Optimal Global Warming Policy
Over at Reason Online Ronald Bailey has an interesting article on global warming policy. He looks at the research of William Nordhaus that looks at economics of global climate change.
Nordhaus and his colleagues have developed a small but comprehensive model that combines interactions between the economy and climate called DICE-2007, short for Dynamic Integrated model of Climate and the Economy. Nordhaus first computes a baseline that assumes that humanity does essentially nothing to limit its output of carbon dioxide. By 2100 CO2 atmospheric concentrations would rise from the pre-industrial level 280 parts per million (ppm), to 380 ppm today, to 685 ppm in 2100. Global average temperature would rise by 2.4 degrees Celsius by 2100. In this baseline scenario, the DICE-2007 model estimates that the present value of climatic damages is $22.6 trillion. DICE-2007 includes damage to major sectors such as agriculture, sea-level rise, health, and non-market damages.
Nordhaus then uses his model to assess the ambitious CO2 reduction proposals made by British economist Nicholas Stern and former Vice President Al Gore. Nordhaus calculates that the Stern and Gore proposals for steep immediate emissions reductions produce very similar cost/benefit results. Nordhaus also evaluates explicit temperature and concentration goals, e.g., limiting average temperatures to 1.5 degrees Celsius above current levels or greenhouse gas concentrations to no more than 1.5-times pre-industrial CO2 atmospheric concentrations.
So what did Nordhaus find? First, the Stern proposal for rapid deep cuts in greenhouse gas emissions would reduce the future damage from global warming by $13 trillion, but at a cost of $27 trillion dollars. That’s not a good deal. For an even worse deal, the DICE-2007 model estimates that the Gore proposal would reduce climate change damages by $12 trillion, but at a cost of nearly $34 trillion. As Nordhaus notes, both proposals imply carbon taxes rising to around $300 per ton carbon in the next two decades, and to the $600-$800 per ton range by 2050. A $700 carbon tax would increase the price of coal-fired electricity in the U.S. by about 150 percent, and would impose a tax bill of $1.2 trillion on the U.S. economy.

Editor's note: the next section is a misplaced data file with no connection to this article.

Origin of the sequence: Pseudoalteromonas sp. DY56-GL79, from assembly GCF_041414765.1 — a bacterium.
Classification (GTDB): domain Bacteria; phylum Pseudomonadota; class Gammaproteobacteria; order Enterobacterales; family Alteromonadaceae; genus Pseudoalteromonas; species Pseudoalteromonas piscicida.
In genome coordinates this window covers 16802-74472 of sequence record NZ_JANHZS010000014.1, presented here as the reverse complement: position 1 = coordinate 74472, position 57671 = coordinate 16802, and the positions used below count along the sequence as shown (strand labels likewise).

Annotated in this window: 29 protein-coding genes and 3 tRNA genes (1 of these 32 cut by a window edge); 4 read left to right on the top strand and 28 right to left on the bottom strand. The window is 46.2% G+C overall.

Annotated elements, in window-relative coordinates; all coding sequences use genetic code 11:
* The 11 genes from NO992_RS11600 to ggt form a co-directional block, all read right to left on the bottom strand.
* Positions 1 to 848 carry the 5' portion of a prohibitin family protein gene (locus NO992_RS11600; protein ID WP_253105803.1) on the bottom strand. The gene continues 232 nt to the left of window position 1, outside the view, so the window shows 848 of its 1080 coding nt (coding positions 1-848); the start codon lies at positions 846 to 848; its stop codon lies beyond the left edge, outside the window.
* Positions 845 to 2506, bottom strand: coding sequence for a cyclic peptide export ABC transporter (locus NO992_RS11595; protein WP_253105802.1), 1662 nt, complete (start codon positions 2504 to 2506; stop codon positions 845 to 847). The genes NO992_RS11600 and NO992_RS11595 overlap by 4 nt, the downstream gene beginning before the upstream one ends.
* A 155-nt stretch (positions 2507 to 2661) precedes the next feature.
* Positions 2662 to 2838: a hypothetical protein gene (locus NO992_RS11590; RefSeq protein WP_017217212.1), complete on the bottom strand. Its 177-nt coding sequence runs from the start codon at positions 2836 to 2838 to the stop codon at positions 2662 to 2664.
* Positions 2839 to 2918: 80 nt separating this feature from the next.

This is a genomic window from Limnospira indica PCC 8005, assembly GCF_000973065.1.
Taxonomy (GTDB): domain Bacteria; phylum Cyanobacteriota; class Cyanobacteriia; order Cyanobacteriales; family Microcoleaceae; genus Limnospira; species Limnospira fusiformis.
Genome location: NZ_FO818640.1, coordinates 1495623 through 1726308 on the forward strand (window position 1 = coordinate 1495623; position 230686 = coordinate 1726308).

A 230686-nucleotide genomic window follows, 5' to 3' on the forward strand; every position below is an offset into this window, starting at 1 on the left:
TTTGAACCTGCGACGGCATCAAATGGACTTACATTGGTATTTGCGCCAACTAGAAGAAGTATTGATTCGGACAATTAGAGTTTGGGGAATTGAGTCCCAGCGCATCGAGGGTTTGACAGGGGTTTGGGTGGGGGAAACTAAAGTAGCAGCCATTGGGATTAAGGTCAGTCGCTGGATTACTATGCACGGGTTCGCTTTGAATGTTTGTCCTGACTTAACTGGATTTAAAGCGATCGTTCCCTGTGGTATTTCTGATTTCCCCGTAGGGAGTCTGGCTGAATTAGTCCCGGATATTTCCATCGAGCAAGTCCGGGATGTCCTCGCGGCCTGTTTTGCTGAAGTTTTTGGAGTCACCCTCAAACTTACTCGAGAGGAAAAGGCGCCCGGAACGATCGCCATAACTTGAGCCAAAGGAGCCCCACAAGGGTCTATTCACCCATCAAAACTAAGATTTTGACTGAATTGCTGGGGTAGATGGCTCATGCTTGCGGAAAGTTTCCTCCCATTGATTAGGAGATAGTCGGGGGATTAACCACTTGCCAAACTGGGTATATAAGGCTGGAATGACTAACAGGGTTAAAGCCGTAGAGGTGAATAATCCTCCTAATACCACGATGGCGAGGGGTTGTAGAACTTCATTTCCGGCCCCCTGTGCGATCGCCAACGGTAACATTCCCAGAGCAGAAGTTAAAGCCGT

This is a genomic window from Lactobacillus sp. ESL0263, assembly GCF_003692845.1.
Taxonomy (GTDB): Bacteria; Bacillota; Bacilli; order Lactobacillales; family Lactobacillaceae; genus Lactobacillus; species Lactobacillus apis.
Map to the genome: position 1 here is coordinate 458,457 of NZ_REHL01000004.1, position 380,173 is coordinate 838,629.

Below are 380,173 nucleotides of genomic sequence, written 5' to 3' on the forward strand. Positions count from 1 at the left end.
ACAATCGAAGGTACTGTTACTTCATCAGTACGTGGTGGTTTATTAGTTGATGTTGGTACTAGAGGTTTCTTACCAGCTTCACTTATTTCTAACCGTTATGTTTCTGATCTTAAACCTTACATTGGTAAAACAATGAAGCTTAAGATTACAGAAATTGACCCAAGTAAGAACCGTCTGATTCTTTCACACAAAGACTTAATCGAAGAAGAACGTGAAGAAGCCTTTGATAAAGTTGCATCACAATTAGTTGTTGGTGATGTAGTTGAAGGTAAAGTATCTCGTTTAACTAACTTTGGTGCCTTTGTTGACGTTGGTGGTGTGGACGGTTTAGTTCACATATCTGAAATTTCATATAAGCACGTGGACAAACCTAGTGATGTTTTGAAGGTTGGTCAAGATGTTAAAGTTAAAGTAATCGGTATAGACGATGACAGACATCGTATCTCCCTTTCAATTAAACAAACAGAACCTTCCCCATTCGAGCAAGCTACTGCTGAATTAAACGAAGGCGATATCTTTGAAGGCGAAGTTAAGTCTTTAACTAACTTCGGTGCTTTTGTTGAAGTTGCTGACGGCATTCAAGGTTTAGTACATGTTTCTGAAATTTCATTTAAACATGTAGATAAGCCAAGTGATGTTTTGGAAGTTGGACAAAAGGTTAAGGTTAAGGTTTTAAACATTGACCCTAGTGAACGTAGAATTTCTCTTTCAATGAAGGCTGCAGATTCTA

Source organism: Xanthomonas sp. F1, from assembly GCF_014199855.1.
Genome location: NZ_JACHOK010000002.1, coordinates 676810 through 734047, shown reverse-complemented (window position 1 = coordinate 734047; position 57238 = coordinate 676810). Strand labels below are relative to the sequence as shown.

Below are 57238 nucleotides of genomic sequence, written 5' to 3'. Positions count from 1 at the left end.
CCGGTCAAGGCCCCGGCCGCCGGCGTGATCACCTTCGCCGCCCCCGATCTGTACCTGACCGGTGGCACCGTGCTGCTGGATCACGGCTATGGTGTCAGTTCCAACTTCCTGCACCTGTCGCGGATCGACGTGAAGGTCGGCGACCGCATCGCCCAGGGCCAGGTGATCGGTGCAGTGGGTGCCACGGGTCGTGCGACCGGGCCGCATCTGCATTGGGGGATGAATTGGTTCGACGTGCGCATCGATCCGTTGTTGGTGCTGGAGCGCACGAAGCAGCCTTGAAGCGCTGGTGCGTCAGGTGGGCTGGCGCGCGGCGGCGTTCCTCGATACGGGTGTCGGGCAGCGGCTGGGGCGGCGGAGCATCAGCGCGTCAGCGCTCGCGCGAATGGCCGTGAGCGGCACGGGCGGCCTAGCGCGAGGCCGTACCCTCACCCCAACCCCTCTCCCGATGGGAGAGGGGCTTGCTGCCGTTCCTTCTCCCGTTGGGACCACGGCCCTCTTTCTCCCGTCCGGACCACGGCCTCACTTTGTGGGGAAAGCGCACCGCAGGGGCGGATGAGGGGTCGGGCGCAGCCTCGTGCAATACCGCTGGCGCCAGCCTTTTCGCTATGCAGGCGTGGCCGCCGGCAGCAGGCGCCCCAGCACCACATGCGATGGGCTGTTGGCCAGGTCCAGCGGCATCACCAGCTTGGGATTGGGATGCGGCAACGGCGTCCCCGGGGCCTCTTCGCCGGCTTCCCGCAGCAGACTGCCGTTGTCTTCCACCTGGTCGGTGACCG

So much for both the Stern and Gore policies for dealing with global climate change with Gore’s being by far the worst of the two. In fact, under both Gore’s plan as well as Stern’s we’d be better off doing nothing. So what is the optimal policy?
The optimal policy? Nordhaus reckons that the optimal policy would impose a carbon tax of $34 per metric ton carbon in 2010, with the tax increases gradually reaching $42 per ton in 2015, $90 per ton in 2050, and $207 per ton of carbon in 2100. A $20 per metric ton carbon tax will raise coal prices by $10 per ton, which is about a 40 percent increase over the current price of $25 per ton. A $10 per ton carbon tax translates into a 4 cent per gallon increase in gasoline. A $300 per ton carbon tax would raise gasoline prices by $1.20 per gallon.
Following this optimal trajectory would cost $2.2 trillion and reduce climate change damage by $5.2 trillion over the next century. “The net present-value global benefit of the optimal policy is $3.4 trillion relative to no controls,” writes Nordhaus. “While this is a large number absolutely, it is a small fraction, about 0.17 percent, of the discounted value of total future income.” Keep in mind that in this optimal scenario climate change damages would still accumulate to $17 trillion (lower than $22.6 trillion in the baseline case), but they are not abated because to do so would cost more than the benefits obtained.
So, the policies people like Gore are suggesting are actually worse than the problem and are far worse than the optimal policy. If I had to guess which policy will be followed it will be Gore’s. That seems to be the pattern when it comes to government intervention, go for the worst policy.